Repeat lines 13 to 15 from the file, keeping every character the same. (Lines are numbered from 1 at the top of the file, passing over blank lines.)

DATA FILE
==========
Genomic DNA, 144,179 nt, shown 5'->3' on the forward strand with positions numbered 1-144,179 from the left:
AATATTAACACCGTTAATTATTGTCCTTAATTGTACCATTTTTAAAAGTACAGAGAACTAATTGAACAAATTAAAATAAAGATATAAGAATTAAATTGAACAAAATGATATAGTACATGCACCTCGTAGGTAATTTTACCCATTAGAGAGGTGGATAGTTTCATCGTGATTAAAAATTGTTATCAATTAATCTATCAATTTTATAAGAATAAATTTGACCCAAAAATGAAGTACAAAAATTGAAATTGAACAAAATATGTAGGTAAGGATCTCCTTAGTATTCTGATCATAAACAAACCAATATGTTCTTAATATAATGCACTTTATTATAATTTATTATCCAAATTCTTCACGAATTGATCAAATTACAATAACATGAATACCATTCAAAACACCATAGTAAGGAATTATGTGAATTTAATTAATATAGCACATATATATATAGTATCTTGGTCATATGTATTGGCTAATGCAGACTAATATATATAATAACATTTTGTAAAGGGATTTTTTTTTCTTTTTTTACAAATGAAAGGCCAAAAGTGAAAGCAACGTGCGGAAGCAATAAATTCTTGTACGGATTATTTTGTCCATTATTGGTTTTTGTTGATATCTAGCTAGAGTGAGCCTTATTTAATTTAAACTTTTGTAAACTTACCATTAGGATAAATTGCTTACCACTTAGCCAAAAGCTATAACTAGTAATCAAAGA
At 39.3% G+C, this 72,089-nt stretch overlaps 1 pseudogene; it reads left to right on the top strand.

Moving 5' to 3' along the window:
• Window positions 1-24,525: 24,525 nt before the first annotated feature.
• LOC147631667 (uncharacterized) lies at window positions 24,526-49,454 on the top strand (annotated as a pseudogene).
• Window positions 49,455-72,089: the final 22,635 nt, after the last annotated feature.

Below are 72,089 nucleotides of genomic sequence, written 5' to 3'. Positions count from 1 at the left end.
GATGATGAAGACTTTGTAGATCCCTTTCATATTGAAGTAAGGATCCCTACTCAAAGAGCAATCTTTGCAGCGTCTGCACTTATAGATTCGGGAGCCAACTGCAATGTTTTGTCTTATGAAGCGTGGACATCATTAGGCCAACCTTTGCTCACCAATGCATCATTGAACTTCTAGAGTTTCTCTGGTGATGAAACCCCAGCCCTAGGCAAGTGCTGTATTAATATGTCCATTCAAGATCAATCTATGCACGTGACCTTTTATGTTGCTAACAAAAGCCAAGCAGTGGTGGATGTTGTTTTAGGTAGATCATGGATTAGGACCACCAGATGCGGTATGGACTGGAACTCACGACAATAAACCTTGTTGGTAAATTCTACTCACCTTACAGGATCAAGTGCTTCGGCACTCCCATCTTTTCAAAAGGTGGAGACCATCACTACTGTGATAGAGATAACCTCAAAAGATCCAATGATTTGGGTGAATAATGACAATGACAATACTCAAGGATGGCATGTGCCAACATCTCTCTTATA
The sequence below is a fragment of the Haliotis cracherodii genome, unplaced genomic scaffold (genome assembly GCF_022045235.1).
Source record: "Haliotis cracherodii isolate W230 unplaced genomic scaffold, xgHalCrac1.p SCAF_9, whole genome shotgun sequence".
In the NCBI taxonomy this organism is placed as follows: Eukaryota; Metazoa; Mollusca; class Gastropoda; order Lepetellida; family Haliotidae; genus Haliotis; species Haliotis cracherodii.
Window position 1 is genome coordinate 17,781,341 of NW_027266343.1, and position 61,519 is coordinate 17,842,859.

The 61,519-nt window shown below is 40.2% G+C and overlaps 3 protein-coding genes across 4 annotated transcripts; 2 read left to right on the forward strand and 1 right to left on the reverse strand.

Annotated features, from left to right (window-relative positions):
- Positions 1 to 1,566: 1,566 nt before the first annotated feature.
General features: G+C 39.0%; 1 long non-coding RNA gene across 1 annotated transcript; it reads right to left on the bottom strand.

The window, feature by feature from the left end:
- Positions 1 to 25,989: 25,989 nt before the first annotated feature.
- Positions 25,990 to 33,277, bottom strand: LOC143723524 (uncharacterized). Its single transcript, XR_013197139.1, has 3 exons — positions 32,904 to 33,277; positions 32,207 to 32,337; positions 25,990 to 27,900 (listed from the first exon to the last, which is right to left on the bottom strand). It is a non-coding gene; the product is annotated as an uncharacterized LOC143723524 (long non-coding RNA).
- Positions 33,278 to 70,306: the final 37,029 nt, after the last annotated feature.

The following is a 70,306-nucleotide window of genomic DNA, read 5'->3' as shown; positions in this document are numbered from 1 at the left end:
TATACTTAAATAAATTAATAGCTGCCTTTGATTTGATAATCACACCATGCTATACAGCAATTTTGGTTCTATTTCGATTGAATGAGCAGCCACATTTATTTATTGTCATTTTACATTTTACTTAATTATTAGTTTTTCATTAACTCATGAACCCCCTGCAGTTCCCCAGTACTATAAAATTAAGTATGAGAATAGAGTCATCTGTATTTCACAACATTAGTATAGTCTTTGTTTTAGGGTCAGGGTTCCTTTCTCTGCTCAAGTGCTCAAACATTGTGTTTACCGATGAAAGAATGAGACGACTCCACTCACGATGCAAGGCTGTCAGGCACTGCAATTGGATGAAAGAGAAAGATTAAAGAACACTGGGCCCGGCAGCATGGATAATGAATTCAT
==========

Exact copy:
Window position 1 is genome coordinate 17,781,341 of NW_027266343.1, and position 61,519 is coordinate 17,842,859.

The 61,519-nt window shown below is 40.2% G+C and overlaps 3 protein-coding genes across 4 annotated transcripts; 2 read left to right on the forward strand and 1 right to left on the reverse strand.

Annotated features, from left to right (window-relative positions):